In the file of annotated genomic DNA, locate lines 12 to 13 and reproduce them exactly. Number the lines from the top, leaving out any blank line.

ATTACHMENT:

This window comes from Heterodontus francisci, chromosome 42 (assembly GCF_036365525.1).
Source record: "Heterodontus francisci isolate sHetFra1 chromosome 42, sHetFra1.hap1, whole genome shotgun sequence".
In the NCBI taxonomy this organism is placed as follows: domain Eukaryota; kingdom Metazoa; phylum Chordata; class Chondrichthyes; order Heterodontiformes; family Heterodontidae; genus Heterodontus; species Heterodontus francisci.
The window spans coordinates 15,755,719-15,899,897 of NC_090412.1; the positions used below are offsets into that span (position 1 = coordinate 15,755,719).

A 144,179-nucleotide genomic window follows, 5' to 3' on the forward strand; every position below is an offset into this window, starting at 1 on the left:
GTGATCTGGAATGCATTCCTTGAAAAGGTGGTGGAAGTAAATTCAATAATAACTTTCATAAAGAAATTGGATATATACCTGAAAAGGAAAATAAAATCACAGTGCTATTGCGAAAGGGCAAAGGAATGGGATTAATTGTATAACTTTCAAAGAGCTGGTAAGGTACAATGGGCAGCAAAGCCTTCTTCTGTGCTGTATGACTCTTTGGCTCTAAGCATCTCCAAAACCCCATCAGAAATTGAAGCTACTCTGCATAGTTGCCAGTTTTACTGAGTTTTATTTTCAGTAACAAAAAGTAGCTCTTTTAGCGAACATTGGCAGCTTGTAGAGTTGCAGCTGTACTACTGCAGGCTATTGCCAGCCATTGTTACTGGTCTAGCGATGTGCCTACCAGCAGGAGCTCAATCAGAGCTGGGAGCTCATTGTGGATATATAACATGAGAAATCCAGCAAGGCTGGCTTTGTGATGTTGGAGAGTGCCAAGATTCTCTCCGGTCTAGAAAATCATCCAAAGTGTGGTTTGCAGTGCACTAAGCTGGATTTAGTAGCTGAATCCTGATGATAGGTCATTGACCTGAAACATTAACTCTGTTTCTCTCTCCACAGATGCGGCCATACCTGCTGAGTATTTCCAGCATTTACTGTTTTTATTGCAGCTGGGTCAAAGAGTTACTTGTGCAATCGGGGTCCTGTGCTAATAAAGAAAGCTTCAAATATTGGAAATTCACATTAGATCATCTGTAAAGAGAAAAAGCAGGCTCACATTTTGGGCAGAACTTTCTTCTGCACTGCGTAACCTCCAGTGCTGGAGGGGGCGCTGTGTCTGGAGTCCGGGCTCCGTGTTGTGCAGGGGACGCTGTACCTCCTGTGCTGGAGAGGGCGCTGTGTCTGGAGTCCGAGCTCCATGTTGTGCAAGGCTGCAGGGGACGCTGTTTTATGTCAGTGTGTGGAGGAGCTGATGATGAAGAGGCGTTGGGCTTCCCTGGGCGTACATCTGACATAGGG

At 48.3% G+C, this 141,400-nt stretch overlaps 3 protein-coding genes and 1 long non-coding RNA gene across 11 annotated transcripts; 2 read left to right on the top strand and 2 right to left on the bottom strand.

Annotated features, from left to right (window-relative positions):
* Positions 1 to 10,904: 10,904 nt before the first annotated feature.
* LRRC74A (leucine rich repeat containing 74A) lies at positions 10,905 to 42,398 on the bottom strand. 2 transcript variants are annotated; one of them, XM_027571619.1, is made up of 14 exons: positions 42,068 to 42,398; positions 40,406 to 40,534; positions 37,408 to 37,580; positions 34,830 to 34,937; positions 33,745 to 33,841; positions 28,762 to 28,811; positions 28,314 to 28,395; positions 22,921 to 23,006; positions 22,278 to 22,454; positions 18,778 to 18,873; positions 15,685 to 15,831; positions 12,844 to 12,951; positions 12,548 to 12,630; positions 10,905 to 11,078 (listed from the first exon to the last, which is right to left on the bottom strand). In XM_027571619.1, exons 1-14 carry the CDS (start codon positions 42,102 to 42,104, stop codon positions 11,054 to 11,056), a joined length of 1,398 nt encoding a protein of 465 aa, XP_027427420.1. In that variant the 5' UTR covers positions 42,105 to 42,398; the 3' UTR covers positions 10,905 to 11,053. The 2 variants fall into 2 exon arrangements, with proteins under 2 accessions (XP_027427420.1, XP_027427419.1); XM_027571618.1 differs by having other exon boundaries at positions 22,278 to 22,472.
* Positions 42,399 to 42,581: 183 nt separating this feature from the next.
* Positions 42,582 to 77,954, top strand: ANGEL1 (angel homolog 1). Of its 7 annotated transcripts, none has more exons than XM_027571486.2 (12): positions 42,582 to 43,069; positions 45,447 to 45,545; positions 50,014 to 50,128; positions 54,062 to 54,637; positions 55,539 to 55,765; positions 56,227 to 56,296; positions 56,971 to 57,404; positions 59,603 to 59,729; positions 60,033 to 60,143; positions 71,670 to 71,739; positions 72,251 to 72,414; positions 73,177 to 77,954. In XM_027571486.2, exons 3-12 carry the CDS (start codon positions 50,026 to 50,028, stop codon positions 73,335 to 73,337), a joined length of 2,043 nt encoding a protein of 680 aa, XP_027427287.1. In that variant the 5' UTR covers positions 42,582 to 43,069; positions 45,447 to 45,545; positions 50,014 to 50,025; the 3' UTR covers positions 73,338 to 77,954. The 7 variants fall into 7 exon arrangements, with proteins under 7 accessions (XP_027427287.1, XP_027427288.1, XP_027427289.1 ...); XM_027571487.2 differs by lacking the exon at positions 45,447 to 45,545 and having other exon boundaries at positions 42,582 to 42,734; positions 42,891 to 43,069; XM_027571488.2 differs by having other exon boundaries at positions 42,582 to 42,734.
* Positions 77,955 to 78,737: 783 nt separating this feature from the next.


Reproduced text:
* Positions 42,582 to 77,954, top strand: ANGEL1 (angel homolog 1). Of its 7 annotated transcripts, none has more exons than XM_027571486.2 (12): positions 42,582 to 43,069; positions 45,447 to 45,545; positions 50,014 to 50,128; positions 54,062 to 54,637; positions 55,539 to 55,765; positions 56,227 to 56,296; positions 56,971 to 57,404; positions 59,603 to 59,729; positions 60,033 to 60,143; positions 71,670 to 71,739; positions 72,251 to 72,414; positions 73,177 to 77,954. In XM_027571486.2, exons 3-12 carry the CDS (start codon positions 50,026 to 50,028, stop codon positions 73,335 to 73,337), a joined length of 2,043 nt encoding a protein of 680 aa, XP_027427287.1. In that variant the 5' UTR covers positions 42,582 to 43,069; positions 45,447 to 45,545; positions 50,014 to 50,025; the 3' UTR covers positions 73,338 to 77,954. The 7 variants fall into 7 exon arrangements, with proteins under 7 accessions (XP_027427287.1, XP_027427288.1, XP_027427289.1 ...); XM_027571487.2 differs by lacking the exon at positions 45,447 to 45,545 and having other exon boundaries at positions 42,582 to 42,734; positions 42,891 to 43,069; XM_027571488.2 differs by having other exon boundaries at positions 42,582 to 42,734.
* Positions 77,955 to 78,737: 783 nt separating this feature from the next.